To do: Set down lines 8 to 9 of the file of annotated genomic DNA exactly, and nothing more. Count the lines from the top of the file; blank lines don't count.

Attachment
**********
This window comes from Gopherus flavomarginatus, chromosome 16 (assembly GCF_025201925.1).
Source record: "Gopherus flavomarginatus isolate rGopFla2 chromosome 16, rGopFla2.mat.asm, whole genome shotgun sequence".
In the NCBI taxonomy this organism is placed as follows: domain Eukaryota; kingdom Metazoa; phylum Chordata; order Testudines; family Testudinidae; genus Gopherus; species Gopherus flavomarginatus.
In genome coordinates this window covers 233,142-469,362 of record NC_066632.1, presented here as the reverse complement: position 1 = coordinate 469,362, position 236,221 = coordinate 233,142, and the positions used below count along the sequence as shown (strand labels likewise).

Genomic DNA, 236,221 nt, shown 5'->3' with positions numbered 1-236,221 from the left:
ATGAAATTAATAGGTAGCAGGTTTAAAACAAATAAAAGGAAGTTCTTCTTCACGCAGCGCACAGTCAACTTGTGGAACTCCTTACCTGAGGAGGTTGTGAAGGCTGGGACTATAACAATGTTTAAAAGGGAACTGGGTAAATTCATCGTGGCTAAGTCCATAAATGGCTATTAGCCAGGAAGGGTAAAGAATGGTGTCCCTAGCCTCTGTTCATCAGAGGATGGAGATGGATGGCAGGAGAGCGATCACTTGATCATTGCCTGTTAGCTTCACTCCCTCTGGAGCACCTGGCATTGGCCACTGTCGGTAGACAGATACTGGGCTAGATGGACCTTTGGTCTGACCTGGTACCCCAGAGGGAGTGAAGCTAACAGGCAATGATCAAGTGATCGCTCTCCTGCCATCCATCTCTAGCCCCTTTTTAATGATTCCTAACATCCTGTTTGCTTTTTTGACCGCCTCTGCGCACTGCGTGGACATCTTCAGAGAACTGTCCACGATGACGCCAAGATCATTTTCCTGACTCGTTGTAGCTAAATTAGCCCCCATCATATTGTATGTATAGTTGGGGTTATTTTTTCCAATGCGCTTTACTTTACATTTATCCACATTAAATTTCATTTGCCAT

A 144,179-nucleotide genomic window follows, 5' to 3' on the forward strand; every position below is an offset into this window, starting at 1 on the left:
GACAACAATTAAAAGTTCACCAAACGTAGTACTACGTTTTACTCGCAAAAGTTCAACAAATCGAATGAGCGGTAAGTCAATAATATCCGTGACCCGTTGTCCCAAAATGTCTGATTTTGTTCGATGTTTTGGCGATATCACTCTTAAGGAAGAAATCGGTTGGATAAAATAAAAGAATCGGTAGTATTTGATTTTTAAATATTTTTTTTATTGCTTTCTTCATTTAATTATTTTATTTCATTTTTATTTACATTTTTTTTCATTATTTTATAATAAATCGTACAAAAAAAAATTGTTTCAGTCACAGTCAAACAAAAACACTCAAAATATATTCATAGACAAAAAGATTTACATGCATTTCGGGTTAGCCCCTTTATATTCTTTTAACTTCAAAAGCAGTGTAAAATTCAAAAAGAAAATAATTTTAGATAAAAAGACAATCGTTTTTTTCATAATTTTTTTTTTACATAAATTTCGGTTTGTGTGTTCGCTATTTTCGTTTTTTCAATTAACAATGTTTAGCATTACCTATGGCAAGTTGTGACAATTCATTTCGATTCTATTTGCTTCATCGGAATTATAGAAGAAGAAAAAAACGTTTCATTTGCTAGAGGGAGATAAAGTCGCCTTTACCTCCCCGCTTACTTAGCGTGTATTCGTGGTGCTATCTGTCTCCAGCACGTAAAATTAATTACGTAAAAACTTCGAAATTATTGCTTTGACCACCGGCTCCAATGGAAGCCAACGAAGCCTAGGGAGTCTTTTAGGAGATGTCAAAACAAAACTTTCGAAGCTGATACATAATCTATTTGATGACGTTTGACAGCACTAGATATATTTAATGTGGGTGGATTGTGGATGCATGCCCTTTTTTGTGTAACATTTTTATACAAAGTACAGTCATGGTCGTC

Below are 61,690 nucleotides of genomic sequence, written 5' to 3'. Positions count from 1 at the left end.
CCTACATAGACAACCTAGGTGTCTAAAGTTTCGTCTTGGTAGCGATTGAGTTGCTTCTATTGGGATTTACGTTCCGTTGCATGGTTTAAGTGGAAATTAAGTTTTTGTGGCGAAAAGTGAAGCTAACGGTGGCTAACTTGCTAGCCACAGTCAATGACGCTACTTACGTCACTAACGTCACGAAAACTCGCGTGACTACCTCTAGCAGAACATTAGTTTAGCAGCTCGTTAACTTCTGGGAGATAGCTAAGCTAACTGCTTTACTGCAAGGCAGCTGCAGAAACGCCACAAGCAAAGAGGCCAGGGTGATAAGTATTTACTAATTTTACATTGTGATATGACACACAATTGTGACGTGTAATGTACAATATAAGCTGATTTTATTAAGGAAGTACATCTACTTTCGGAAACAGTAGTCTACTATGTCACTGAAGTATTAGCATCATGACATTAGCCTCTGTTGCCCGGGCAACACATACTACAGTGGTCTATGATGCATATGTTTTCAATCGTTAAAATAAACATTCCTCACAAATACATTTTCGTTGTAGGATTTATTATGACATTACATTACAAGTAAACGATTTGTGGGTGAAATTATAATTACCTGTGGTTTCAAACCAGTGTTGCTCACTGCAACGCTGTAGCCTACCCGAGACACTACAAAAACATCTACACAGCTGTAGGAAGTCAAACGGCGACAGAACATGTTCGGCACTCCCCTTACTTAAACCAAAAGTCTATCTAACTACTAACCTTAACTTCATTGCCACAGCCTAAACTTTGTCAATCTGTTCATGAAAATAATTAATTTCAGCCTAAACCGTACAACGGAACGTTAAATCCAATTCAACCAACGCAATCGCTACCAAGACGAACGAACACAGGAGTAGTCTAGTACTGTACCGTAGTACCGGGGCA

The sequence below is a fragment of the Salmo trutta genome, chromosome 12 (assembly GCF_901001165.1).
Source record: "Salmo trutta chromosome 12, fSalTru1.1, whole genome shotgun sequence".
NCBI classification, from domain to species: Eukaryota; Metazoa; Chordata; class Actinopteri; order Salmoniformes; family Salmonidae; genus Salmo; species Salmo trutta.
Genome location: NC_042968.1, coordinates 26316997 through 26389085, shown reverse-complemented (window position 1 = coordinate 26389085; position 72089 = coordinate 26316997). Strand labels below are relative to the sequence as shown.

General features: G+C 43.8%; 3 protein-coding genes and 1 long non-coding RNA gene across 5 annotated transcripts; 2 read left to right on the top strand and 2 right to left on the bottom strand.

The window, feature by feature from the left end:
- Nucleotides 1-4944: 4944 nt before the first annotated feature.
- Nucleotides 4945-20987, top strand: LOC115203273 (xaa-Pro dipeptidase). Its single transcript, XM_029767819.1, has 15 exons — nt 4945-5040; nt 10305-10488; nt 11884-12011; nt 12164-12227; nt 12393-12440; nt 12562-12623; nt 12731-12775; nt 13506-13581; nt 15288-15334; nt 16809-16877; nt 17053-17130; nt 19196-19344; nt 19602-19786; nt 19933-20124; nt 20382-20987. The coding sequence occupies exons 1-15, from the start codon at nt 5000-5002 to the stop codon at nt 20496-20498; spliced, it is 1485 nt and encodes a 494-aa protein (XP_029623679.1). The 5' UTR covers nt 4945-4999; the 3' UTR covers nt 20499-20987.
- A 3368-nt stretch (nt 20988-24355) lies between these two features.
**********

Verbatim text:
GACAACAATTAAAAGTTCACCAAACGTAGTACTACGTTTTACTCGCAAAAGTTCAACAAATCGAATGAGCGGTAAGTCAATAATATCCGTGACCCGTTGTCCCAAAATGTCTGATTTTGTTCGATGTTTTGGCGATATCACTCTTAAGGAAGAAATCGGTTGGATAAAATAAAAGAATCGGTAGTATTTGATTTTTAAATATTTTTTTTATTGCTTTCTTCATTTAATTATTTTATTTCATTTTTATTTACATTTTTTTTCATTATTTTATAATAAATCGTACAAAAAAAAATTGTTTCAGTCACAGTCAAACAAAAACACTCAAAATATATTCATAGACAAAAAGATTTACATGCATTTCGGGTTAGCCCCTTTATATTCTTTTAACTTCAAAAGCAGTGTAAAATTCAAAAAGAAAATAATTTTAGATAAAAAGACAATCGTTTTTTTCATAATTTTTTTTTTACATAAATTTCGGTTTGTGTGTTCGCTATTTTCGTTTTTTCAATTAACAATGTTTAGCATTACCTATGGCAAGTTGTGACAATTCATTTCGATTCTATTTGCTTCATCGGAATTATAGAAGAAGAAAAAAACGTTTCATTTGCTAGAGGGAGATAAAGTCGCCTTTACCTCCCCGCTTACTTAGCGTGTATTCGTGGTGCTATCTGTCTCCAGCACGTAAAATTAATTACGTAAAAACTTCGAAATTATTGCTTTGACCACCGGCTCCAATGGAAGCCAACGAAGCCTAGGGAGTCTTTTAGGAGATGTCAAAACAAAACTTTCGAAGCTGATACATAATCTATTTGATGACGTTTGACAGCACTAGATATATTTAATGTGGGTGGATTGTGGATGCATGCCCTTTTTTGTGTAACATTTTTATACAAAGTACAGTCATGGTCGTC

Below are 61,690 nucleotides of genomic sequence, written 5' to 3'. Positions count from 1 at the left end.